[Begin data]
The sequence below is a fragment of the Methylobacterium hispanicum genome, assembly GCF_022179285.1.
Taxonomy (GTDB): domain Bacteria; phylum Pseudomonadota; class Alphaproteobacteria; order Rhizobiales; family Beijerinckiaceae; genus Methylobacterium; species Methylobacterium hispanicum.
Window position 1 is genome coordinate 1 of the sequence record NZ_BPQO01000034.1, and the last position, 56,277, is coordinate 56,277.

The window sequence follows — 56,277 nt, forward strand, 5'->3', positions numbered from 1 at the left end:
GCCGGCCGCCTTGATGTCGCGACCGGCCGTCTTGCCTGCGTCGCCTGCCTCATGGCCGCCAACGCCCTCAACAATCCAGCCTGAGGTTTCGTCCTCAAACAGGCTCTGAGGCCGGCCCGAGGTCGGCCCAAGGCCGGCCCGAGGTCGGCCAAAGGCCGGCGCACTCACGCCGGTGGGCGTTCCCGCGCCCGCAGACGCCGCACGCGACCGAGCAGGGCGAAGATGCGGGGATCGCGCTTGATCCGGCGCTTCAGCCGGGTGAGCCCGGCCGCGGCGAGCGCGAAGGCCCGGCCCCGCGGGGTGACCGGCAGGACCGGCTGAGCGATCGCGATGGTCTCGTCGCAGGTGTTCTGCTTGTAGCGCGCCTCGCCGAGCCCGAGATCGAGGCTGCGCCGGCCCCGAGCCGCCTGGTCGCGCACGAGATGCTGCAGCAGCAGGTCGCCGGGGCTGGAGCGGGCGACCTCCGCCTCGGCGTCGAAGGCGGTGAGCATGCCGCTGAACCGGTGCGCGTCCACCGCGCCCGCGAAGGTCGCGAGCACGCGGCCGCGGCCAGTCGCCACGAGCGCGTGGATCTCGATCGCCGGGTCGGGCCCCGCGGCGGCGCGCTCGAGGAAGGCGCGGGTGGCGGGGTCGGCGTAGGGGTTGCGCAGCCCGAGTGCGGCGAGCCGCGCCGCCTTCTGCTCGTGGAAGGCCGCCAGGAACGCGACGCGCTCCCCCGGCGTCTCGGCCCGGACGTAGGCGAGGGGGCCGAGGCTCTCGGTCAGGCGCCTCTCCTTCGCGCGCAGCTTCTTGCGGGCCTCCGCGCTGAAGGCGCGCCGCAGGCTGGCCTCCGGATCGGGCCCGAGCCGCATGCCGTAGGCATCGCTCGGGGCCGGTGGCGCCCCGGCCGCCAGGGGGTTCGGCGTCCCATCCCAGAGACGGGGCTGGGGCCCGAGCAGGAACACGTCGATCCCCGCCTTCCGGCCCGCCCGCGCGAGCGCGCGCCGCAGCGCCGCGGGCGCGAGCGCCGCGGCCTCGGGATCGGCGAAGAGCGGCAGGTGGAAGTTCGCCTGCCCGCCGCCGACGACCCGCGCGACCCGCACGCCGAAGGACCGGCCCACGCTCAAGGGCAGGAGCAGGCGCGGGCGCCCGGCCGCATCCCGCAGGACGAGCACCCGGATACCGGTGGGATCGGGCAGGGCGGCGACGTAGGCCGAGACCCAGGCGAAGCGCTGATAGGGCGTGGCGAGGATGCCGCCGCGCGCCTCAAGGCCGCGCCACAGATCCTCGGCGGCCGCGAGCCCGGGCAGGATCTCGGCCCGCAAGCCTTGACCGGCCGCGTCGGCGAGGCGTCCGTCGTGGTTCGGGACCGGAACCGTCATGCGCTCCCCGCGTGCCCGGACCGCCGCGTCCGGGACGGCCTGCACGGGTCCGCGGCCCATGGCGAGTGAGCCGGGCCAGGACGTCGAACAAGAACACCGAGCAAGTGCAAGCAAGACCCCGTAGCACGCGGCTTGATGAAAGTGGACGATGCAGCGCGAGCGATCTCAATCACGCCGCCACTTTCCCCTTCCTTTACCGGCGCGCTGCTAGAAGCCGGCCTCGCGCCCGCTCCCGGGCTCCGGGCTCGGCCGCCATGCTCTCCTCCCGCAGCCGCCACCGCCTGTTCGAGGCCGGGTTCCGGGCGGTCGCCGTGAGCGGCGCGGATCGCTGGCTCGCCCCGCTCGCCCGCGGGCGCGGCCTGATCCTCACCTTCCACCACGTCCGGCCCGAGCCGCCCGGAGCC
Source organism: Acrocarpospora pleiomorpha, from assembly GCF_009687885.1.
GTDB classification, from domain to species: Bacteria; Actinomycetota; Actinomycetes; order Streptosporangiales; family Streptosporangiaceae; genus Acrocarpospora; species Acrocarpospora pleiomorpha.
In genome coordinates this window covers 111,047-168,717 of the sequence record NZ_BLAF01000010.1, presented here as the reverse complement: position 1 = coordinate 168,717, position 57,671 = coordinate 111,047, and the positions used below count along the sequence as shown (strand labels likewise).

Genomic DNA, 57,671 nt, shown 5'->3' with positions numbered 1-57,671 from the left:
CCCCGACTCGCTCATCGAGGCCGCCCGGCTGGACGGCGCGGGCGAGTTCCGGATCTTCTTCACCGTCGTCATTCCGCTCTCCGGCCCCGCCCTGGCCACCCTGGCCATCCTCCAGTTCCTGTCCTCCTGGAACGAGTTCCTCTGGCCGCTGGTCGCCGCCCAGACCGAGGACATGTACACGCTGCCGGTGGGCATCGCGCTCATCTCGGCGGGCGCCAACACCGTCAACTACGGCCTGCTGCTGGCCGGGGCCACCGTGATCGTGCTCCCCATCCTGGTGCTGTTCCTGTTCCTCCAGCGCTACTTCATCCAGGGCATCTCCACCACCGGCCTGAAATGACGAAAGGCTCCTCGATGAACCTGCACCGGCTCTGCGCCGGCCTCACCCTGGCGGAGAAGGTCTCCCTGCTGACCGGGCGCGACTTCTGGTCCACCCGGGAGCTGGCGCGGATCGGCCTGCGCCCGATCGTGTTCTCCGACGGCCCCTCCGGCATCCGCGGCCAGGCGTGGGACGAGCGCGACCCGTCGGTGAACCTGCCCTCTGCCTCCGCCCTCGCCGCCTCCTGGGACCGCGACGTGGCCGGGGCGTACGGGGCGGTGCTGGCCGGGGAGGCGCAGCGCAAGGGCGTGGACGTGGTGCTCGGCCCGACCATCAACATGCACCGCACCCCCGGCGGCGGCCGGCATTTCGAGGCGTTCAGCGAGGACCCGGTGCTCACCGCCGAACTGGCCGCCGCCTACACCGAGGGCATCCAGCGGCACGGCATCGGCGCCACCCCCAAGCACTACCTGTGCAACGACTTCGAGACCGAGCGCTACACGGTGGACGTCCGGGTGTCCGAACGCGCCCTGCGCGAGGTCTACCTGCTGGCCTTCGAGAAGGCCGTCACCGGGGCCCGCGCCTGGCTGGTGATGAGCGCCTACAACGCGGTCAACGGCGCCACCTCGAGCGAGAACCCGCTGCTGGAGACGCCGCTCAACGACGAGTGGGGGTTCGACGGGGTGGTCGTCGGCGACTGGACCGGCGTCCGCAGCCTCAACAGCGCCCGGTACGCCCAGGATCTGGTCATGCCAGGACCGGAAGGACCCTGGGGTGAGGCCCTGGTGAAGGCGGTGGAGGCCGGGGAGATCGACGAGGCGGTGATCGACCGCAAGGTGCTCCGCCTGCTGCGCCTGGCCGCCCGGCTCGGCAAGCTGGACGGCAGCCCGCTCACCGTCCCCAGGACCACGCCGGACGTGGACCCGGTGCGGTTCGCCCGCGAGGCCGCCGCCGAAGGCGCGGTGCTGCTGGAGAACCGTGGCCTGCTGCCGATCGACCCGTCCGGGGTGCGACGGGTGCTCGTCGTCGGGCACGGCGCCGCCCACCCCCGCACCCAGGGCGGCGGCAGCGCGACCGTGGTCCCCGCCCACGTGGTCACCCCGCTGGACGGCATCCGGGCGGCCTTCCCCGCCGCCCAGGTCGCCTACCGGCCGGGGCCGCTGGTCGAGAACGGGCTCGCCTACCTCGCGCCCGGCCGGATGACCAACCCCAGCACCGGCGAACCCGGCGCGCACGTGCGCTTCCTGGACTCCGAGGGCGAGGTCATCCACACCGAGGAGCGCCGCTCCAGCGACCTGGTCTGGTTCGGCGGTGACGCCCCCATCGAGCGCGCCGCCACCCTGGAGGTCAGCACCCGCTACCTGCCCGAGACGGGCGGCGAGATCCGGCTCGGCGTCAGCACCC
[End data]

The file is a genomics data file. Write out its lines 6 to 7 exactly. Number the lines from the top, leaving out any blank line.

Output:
Source organism: Acrocarpospora pleiomorpha, from assembly GCF_009687885.1.
GTDB classification, from domain to species: Bacteria; Actinomycetota; Actinomycetes; order Streptosporangiales; family Streptosporangiaceae; genus Acrocarpospora; species Acrocarpospora pleiomorpha.